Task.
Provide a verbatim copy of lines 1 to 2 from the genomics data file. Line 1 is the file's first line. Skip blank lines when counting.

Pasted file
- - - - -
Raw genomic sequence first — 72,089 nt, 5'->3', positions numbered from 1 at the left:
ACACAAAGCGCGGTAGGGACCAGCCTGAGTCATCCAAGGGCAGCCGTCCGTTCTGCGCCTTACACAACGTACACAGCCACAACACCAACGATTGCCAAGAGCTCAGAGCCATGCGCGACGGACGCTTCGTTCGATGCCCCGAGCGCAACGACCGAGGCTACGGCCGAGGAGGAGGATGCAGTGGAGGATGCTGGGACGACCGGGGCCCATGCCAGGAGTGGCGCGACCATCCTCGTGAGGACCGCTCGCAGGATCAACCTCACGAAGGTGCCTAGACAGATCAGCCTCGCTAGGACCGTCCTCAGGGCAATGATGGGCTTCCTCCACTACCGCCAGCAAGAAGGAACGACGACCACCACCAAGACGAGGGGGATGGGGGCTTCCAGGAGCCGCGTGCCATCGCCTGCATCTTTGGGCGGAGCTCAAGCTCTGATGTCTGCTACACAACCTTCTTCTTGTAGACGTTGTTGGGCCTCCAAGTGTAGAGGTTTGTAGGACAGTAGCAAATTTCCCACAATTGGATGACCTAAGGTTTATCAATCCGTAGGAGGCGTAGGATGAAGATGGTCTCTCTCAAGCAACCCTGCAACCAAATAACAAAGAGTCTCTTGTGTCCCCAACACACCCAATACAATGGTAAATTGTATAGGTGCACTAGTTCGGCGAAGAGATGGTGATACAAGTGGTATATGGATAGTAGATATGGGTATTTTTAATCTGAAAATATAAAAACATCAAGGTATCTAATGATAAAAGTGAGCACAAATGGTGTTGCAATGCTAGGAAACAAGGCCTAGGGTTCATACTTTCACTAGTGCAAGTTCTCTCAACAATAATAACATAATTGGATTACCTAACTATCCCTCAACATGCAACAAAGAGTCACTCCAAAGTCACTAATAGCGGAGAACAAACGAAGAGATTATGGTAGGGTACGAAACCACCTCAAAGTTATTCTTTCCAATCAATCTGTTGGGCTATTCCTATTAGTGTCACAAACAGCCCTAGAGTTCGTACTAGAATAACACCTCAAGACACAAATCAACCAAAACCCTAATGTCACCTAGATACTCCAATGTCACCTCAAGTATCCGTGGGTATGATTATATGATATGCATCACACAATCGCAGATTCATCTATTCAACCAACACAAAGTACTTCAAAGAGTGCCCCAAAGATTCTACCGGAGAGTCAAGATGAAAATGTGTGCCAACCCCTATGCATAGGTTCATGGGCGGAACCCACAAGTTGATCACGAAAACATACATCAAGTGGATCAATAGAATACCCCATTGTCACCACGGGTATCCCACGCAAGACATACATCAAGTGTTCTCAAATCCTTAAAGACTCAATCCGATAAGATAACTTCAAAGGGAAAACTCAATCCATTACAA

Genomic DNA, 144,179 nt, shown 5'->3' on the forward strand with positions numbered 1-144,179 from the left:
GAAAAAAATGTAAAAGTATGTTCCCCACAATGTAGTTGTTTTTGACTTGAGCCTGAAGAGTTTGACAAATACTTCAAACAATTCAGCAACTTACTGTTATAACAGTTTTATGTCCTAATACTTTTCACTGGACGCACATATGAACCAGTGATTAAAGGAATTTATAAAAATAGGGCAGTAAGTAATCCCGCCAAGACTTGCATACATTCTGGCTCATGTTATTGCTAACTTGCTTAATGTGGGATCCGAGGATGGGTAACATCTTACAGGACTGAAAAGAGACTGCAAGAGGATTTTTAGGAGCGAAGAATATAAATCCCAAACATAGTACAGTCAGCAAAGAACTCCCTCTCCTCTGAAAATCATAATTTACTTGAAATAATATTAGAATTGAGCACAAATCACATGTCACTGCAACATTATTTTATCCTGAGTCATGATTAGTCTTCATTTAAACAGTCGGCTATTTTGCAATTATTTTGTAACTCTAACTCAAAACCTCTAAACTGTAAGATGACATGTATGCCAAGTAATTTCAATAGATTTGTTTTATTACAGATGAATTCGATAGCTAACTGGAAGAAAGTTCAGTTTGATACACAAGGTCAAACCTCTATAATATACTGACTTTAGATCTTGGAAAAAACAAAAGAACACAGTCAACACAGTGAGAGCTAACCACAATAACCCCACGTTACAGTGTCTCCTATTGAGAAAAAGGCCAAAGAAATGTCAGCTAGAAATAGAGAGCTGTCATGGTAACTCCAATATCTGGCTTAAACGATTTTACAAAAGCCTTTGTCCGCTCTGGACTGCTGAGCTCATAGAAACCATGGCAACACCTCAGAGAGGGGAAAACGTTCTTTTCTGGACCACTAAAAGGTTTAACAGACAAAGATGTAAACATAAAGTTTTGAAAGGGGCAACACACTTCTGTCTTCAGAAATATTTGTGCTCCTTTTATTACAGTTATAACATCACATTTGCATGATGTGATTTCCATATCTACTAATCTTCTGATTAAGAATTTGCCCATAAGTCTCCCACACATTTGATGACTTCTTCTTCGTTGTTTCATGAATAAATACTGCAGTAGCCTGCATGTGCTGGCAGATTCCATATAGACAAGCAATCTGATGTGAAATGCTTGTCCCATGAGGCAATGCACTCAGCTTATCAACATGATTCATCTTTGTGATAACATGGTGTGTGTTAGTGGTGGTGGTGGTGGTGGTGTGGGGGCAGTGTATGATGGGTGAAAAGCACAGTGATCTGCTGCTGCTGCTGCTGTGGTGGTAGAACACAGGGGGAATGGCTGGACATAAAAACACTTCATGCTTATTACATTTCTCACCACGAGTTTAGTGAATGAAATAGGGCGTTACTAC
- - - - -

Raw genomic sequence first — 72,089 nt, 5'->3', positions numbered from 1 at the left:
ACACAAAGCGCGGTAGGGACCAGCCTGAGTCATCCAAGGGCAGCCGTCCGTTCTGCGCCTTACACAACGTACACAGCCACAACACCAACGATTGCCAAGAGCTCAGAGCCATGCGCGACGGACGCTTCGTTCGATGCCCCGAGCGCAACGACCGAGGCTACGGCCGAGGAGGAGGATGCAGTGGAGGATGCTGGGACGACCGGGGCCCATGCCAGGAGTGGCGCGACCATCCTCGTGAGGACCGCTCGCAGGATCAACCTCACGAAGGTGCCTAGACAGATCAGCCTCGCTAGGACCGTCCTCAGGGCAATGATGGGCTTCCTCCACTACCGCCAGCAAGAAGGAACGACGACCACCACCAAGACGAGGGGGATGGGGGCTTCCAGGAGCCGCGTGCCATCGCCTGCATCTTTGGGCGGAGCTCAAGCTCTGATGTCTGCTACACAACCTTCTTCTTGTAGACGTTGTTGGGCCTCCAAGTGTAGAGGTTTGTAGGACAGTAGCAAATTTCCCACAATTGGATGACCTAAGGTTTATCAATCCGTAGGAGGCGTAGGATGAAGATGGTCTCTCTCAAGCAACCCTGCAACCAAATAACAAAGAGTCTCTTGTGTCCCCAACACACCCAATACAATGGTAAATTGTATAGGTGCACTAGTTCGGCGAAGAGATGGTGATACAAGTGGTATATGGATAGTAGATATGGGTATTTTTAATCTGAAAATATAAAAACATCAAGGTATCTAATGATAAAAGTGAGCACAAATGGTGTTGCAATGCTAGGAAACAAGGCCTAGGGTTCATACTTTCACTAGTGCAAGTTCTCTCAACAATAATAACATAATTGGATTACCTAACTATCCCTCAACATGCAACAAAGAGTCACTCCAAAGTCACTAATAGCGGAGAACAAACGAAGAGATTATGGTAGGGTACGAAACCACCTCAAAGTTATTCTTTCCAATCAATCTGTTGGGCTATTCCTATTAGTGTCACAAACAGCCCTAGAGTTCGTACTAGAATAACACCTCAAGACACAAATCAACCAAAACCCTAATGTCACCTAGATACTCCAATGTCACCTCAAGTATCCGTGGGTATGATTATATGATATGCATCACACAATCGCAGATTCATCTATTCAACCAACACAAAGTACTTCAAAGAGTGCCCCAAAGATTCTACCGGAGAGTCAAGATGAAAATGTGTGCCAACCCCTATGCATAGGTTCATGGGCGGAACCCACAAGTTGATCACGAAAACATACATCAAGTGGATCAATAGAATACCCCATTGTCACCACGGGTATCCCACGCAAGACATACATCAAGTGTTCTCAAATCCTTAAAGACTCAATCCGATAAGATAACTTCAAAGGGAAAACTCAATCCATTACAA